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Trump – et Call and the Charge

March 12, 2016

A question begged concerns the Supreme Court’s definition of protected speech. Protected speech is free speech. The 1st Amendment tells us Free Speech is protected in America. However, judicially defined exceptions and special protections exist. These judicially determined cases are narrow and specific so as not to limit free speech more than necessary to protect third party rights under equal protection guidelines.
In 1942 the Supreme Court in Chaplinsky v New Hampshire [315 U.S. 568] held that speech is unprotected if it constitutes “fighting words”. Fighting words, are defined by the Court, as speech that “tends to incite an immediate breach of the peace” by provoking a fight, so long as it is a “personally abusive word which, when addressed to the ordinary citizen, is, as a matter of common knowledge, inherently likely to provoke a violent reaction” (as clarified in Cohen v. California, 403 U.S. 15 (1971). ‘Personally abusive’ means the words must be “directed to the person of the hearer” and is “thus likely to be seen as a ‘direct personal insult'”. In Virginia v Black [538 U.S. 343 (2003)] threats of violence that are directed at a person or group of persons that has the intent of placing the target at risk of bodily harm or death are generally unprotected; but where the ‘reasonable person’ would understand the words as ‘obvious hyperbole’ there is no protection [Watts v. United States, 394 U.S. 705 (1969)] Also, In NAACP v Claiborne Hardware at 458 U.S. 886 (1982), the Court determined that where threats of ‘social ostracism’ and of ‘politically motivated boycotts’ are generally protected, when it is judged that political speech ‘can be a threat’ even political speech becomes unprotected.This brings us to Trump’s statements especially his statement at the recent rally when he said ‘if any one sees someone with a tomato hit them first’. Add such statements to increasingly hostile depiction of “religious Islam” as opposed to “political terrorists using Religion to build collective effervescence” and the mood of volatile and emotion driven crowds create a frenzy of hate that plays out in collective and behavioral responses to political speech.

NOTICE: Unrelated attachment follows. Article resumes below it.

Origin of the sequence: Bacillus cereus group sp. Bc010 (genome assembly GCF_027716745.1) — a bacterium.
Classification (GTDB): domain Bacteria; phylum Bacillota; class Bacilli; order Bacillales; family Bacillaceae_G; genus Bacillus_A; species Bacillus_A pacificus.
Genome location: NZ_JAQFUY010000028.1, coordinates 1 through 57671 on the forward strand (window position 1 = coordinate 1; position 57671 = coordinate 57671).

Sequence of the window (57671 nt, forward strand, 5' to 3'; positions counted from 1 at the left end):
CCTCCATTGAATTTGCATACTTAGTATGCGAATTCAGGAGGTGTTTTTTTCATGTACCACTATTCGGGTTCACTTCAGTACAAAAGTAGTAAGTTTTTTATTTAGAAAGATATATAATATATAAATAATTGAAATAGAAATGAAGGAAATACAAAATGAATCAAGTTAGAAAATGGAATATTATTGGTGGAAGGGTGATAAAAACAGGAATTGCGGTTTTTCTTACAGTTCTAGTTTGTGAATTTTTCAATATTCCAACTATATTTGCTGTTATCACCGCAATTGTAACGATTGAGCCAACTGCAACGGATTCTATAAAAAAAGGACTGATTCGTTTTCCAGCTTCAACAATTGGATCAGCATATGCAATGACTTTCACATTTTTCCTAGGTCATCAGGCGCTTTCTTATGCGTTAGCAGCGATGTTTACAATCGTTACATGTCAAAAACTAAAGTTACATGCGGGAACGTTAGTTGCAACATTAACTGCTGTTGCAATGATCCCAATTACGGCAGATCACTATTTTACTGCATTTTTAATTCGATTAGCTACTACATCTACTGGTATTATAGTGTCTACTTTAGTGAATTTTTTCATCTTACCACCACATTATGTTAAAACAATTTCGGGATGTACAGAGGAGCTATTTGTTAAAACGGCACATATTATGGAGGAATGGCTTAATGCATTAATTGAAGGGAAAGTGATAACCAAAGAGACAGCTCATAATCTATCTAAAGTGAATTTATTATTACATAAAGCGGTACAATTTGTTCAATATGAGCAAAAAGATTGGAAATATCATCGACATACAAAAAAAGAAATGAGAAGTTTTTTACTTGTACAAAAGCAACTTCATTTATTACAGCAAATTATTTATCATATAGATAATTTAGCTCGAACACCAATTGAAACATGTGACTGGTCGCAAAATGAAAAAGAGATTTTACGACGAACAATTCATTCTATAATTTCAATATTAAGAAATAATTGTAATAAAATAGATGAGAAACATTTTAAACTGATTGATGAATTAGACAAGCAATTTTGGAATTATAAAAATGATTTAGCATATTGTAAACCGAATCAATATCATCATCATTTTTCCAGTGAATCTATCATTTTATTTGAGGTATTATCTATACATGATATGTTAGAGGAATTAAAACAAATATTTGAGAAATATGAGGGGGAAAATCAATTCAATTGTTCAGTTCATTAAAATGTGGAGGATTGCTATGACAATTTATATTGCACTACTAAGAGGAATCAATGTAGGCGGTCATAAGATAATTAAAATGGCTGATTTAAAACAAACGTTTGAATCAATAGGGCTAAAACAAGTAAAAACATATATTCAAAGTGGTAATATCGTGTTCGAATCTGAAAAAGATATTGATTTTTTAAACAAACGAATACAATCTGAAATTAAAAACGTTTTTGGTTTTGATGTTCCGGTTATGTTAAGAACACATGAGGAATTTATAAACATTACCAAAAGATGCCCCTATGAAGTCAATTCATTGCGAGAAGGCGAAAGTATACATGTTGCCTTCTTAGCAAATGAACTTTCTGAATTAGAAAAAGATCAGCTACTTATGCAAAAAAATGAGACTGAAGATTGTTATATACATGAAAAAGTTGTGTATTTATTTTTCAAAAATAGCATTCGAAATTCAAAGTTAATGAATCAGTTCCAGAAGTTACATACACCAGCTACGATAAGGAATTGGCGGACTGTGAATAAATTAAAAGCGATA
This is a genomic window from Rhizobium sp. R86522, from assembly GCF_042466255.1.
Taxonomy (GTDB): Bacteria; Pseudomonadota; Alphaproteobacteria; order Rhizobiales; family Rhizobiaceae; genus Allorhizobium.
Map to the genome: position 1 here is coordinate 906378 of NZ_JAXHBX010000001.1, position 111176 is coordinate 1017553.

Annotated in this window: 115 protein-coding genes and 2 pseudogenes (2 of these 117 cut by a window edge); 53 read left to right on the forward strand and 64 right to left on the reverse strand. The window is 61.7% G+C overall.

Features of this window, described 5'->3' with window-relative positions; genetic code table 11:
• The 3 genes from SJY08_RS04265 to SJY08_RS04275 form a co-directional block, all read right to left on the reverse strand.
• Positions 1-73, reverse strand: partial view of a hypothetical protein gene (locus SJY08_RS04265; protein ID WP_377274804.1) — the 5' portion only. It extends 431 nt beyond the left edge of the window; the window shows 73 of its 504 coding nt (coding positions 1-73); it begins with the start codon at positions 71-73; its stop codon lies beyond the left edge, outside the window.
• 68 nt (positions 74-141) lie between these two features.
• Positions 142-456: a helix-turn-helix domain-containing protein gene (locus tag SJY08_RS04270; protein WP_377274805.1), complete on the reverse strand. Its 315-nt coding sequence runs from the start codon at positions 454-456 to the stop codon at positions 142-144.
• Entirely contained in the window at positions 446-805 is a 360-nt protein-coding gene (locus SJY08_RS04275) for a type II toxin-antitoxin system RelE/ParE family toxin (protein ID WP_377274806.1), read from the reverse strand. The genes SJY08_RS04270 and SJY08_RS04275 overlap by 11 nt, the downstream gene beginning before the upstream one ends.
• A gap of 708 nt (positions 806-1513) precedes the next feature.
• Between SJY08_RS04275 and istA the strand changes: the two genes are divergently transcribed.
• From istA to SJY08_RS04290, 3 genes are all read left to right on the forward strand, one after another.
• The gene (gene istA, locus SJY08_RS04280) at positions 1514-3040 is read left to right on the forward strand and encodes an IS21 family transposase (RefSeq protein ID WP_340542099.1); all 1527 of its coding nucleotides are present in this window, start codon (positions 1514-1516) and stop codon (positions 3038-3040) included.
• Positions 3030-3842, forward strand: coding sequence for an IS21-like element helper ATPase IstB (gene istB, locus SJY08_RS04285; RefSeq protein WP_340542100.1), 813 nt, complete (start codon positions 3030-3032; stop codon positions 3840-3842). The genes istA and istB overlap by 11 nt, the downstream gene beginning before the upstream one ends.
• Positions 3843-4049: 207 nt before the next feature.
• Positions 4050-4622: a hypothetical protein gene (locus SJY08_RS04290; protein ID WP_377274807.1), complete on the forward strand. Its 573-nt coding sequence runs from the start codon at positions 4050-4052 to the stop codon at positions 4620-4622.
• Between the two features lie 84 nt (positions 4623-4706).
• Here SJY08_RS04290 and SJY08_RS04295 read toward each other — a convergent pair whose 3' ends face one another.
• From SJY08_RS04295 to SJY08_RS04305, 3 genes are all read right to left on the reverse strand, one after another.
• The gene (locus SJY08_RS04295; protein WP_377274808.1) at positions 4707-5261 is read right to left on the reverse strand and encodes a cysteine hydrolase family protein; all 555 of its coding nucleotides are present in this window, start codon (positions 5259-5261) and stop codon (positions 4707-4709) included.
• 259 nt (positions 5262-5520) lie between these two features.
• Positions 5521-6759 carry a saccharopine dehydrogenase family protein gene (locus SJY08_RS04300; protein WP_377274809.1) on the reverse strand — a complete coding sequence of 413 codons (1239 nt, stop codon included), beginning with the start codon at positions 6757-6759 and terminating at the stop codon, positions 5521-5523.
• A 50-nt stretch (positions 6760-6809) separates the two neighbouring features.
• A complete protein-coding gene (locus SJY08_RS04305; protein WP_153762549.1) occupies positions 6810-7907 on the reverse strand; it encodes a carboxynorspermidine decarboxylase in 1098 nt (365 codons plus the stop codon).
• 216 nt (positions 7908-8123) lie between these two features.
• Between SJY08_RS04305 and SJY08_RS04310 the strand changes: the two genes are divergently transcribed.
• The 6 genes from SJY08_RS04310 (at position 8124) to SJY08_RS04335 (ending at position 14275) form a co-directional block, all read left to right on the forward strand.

A question then was this ‘personally abusive’ according to the Court’s definition? I will allow you to digest this and decide. I argue today’ immediacy in digital communication and media satisfies this need of ‘personal immediacy’. Even if not does Trump fall in the exception to the excepted protection for political speech?

My opinion? Trump has stepped over the line. If not, he is dangerously close. Wake up America!

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